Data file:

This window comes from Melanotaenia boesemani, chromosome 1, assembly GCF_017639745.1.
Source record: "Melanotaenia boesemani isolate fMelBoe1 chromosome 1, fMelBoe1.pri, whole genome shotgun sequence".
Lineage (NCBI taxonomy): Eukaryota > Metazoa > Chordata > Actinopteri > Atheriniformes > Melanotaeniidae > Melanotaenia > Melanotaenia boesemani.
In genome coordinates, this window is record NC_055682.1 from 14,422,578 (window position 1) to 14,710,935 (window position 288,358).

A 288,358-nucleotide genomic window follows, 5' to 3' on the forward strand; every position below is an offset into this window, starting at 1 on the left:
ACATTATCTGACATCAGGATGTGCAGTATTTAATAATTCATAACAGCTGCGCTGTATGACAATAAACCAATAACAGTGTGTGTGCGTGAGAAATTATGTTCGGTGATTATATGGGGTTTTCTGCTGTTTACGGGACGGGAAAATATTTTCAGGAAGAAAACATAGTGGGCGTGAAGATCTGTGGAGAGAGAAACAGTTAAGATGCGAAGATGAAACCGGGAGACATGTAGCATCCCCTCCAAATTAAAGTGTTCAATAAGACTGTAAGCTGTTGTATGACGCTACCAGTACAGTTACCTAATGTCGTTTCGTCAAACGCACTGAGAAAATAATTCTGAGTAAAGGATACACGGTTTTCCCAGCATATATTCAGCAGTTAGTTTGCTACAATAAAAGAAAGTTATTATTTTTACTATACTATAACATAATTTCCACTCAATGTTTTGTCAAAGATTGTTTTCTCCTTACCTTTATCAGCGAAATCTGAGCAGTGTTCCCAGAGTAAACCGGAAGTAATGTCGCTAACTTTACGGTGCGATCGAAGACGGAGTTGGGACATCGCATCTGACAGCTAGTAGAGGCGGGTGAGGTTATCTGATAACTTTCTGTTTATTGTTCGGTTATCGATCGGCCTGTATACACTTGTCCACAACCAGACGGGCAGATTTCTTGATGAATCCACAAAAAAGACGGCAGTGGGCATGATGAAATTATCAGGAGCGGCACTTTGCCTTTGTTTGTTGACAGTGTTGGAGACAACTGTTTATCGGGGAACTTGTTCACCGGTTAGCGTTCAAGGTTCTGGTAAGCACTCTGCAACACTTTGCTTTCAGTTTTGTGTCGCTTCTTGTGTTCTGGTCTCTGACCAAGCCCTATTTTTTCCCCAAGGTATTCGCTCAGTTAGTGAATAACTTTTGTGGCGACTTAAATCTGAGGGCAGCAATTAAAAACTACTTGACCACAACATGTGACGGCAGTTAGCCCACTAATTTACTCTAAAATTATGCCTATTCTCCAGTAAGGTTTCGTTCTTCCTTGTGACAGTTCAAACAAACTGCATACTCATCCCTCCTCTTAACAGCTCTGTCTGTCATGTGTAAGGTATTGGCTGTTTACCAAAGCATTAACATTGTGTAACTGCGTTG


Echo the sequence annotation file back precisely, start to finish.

This window comes from Melanotaenia boesemani, chromosome 1, assembly GCF_017639745.1.
Source record: "Melanotaenia boesemani isolate fMelBoe1 chromosome 1, fMelBoe1.pri, whole genome shotgun sequence".
Lineage (NCBI taxonomy): Eukaryota > Metazoa > Chordata > Actinopteri > Atheriniformes > Melanotaeniidae > Melanotaenia > Melanotaenia boesemani.
In genome coordinates, this window is record NC_055682.1 from 14,422,578 (window position 1) to 14,710,935 (window position 288,358).

A 288,358-nucleotide genomic window follows, 5' to 3' on the forward strand; every position below is an offset into this window, starting at 1 on the left:
ACATTATCTGACATCAGGATGTGCAGTATTTAATAATTCATAACAGCTGCGCTGTATGACAATAAACCAATAACAGTGTGTGTGCGTGAGAAATTATGTTCGGTGATTATATGGGGTTTTCTGCTGTTTACGGGACGGGAAAATATTTTCAGGAAGAAAACATAGTGGGCGTGAAGATCTGTGGAGAGAGAAACAGTTAAGATGCGAAGATGAAACCGGGAGACATGTAGCATCCCCTCCAAATTAAAGTGTTCAATAAGACTGTAAGCTGTTGTATGACGCTACCAGTACAGTTACCTAATGTCGTTTCGTCAAACGCACTGAGAAAATAATTCTGAGTAAAGGATACACGGTTTTCCCAGCATATATTCAGCAGTTAGTTTGCTACAATAAAAGAAAGTTATTATTTTTACTATACTATAACATAATTTCCACTCAATGTTTTGTCAAAGATTGTTTTCTCCTTACCTTTATCAGCGAAATCTGAGCAGTGTTCCCAGAGTAAACCGGAAGTAATGTCGCTAACTTTACGGTGCGATCGAAGACGGAGTTGGGACATCGCATCTGACAGCTAGTAGAGGCGGGTGAGGTTATCTGATAACTTTCTGTTTATTGTTCGGTTATCGATCGGCCTGTATACACTTGTCCACAACCAGACGGGCAGATTTCTTGATGAATCCACAAAAAAGACGGCAGTGGGCATGATGAAATTATCAGGAGCGGCACTTTGCCTTTGTTTGTTGACAGTGTTGGAGACAACTGTTTATCGGGGAACTTGTTCACCGGTTAGCGTTCAAGGTTCTGGTAAGCACTCTGCAACACTTTGCTTTCAGTTTTGTGTCGCTTCTTGTGTTCTGGTCTCTGACCAAGCCCTATTTTTTCCCCAAGGTATTCGCTCAGTTAGTGAATAACTTTTGTGGCGACTTAAATCTGAGGGCAGCAATTAAAAACTACTTGACCACAACATGTGACGGCAGTTAGCCCACTAATTTACTCTAAAATTATGCCTATTCTCCAGTAAGGTTTCGTTCTTCCTTGTGACAGTTCAAACAAACTGCATACTCATCCCTCCTCTTAACAGCTCTGTCTGTCATGTGTAAGGTATTGGCTGTTTACCAAAGCATTAACATTGTGTAACTGCGTTG